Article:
Monday, August 11, 2008

Behind the uniform

I don’t usually take naps on Saturday afternoon. However, this past Saturday we were up, dressed, and out the door long before we normally even think about rolling out of bed on the weekend. So, by about 2 pm, I laid down for little rest.

I dozed off and as I’m likely to do if it’s an unusual sleeping time, I had a crazy dream. I don’t remember a lot of the details about the dream. I know it involved a large crowd of people. The crowd, including me, was wandering through a big building trying to negotiate our way through a labyrinth of hallways. We kept looking for the policemen in the dark blue uniforms. One was positioned every few yards pointing us in the direction that led to wherever it was we were headed. I think maybe we were trying to find our way out, but I’m not sure.

The next thing I remember of the dream is that lightning struck something outside of the building we were walking through. There were cries all through the hallways to “Call the fire department, call the fire department!” Next thing I knew, we were standing outside (funny how quickly you can move through walls in a dream). We were standing around a car that was charred and parts of it still burning. The car was on some kind of tile flooring and all four corners of each square of tile was singed and curled upward. We all stood around just staring, waiting for the firemen in their reflective overcoats and hard hats to come and make it right again.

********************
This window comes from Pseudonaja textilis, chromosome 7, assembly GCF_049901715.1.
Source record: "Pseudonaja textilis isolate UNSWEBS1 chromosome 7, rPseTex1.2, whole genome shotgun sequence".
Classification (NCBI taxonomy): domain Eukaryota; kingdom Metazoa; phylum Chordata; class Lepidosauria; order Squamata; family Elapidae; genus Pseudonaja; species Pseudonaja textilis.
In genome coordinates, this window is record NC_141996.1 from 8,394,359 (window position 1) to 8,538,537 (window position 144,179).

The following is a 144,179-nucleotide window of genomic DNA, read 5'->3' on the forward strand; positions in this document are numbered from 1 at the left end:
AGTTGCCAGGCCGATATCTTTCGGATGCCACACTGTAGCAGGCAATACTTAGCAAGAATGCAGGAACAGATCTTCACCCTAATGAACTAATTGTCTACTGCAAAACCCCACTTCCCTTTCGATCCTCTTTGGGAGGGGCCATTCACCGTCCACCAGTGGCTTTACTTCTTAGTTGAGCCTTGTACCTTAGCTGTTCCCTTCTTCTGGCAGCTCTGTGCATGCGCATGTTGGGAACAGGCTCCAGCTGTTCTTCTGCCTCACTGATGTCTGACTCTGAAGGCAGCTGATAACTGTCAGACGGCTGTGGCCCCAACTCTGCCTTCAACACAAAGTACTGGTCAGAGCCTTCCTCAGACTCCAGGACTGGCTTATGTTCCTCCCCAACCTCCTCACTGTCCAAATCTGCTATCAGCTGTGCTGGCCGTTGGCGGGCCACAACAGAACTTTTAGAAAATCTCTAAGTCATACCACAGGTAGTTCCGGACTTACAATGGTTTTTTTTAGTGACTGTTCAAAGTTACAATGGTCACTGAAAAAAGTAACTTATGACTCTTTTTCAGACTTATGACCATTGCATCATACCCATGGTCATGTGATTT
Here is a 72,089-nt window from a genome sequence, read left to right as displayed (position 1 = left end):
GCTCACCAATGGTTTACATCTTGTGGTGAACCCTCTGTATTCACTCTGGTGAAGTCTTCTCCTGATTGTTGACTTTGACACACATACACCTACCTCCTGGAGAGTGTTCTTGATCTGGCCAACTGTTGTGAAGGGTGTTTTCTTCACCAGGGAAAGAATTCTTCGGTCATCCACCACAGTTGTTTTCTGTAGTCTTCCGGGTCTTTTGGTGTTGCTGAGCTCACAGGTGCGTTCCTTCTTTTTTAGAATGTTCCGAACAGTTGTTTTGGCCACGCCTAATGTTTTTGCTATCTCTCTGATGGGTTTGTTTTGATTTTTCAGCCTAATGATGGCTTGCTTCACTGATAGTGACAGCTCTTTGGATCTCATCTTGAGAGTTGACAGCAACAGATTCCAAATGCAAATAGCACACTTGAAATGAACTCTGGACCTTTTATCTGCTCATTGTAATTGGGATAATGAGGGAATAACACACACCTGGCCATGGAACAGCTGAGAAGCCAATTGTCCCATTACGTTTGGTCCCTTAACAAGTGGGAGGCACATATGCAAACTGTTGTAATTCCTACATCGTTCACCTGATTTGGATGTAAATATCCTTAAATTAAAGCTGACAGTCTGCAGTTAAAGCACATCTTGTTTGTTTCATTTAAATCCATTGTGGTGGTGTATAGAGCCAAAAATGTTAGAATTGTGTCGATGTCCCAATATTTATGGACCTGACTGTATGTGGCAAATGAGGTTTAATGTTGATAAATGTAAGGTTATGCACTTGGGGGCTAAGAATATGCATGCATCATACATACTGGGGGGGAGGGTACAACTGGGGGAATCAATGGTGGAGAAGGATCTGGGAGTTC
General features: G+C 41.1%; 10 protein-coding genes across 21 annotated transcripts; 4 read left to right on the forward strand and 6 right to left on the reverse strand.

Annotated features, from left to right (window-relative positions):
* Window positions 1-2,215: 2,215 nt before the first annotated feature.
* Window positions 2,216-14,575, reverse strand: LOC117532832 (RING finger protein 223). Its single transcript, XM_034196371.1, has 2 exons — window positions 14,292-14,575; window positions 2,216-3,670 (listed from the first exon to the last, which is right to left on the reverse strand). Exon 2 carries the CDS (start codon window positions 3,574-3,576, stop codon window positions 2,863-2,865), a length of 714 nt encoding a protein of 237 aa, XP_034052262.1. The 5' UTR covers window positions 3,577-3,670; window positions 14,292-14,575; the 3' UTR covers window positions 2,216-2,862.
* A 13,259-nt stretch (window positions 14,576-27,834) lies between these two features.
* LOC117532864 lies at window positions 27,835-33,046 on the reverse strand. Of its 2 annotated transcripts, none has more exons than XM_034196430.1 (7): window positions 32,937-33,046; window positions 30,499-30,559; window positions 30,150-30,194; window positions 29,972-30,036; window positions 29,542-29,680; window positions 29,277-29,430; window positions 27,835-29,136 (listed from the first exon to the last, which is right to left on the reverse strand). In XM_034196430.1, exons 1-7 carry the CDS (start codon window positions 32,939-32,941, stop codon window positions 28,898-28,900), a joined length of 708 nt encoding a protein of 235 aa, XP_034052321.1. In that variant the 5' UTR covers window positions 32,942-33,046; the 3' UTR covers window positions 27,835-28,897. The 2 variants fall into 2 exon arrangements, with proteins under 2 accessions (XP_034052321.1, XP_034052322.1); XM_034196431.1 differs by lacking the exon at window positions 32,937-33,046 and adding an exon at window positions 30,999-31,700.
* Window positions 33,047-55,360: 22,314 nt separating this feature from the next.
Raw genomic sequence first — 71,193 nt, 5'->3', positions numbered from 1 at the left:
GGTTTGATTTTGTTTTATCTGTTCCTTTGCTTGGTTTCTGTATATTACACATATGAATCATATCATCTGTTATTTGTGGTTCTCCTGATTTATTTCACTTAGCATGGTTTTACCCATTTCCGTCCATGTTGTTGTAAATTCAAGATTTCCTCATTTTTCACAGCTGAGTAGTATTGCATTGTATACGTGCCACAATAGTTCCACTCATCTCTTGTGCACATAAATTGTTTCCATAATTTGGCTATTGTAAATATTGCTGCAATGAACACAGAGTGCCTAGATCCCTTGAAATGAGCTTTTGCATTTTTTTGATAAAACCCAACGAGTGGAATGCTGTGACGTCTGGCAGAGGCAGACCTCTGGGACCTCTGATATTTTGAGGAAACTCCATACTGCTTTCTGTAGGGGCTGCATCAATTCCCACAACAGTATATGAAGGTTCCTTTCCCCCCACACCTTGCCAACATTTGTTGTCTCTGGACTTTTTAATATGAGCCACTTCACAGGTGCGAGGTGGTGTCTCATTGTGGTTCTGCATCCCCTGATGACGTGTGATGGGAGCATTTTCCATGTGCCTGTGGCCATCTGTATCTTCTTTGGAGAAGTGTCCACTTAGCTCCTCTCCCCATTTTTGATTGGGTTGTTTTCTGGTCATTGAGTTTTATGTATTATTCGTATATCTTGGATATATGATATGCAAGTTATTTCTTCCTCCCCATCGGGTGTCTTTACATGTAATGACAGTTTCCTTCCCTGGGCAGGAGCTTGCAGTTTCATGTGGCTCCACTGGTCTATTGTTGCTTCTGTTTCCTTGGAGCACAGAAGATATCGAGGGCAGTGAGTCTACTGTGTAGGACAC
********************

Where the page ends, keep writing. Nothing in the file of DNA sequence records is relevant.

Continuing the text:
I don’t remember how the dream ended. When I woke up, the dream was still on my mind. I knew exactly where it had come from. The sights and sounds my senses had absorbed in the morning hours prior to my nap had permeated my subconscious and affected my soul.

The reason we got up, dressed, and out the door so early on a Saturday morning was to attend the funeral of one of our county sheriff’s deputies that was shot and killed earlier this week as he answered a burglary alarm call.

I did not know the officer personally. The service was held at our church because it is the largest sanctuary in town and a very large crowd was expected.

When I first heard the news of the shooting earlier in the week, my thoughts immediately went to the deputies and troopers that I do know personally. There are at least four (that I can think of right now, maybe more) law enforcement officers that attend church with us. Even more whose families and relatives worship with us.

I couldn’t help but think about what THEY must be thinking and feeling. I could not imagine what it would be like the morning after a tragedy like that to get up, put on the uniform and go to work just like any other day. What are they supposed to do with all the fear, the guilt, the questions, the doubt, the anger, the shock, the grief, and everything else I cannot even begin to think of?

What? Just what? What in heaven’s name are they supposed to do?

But I guess the real question is, what am I supposed to do?

It all made me think of another incident not too long ago.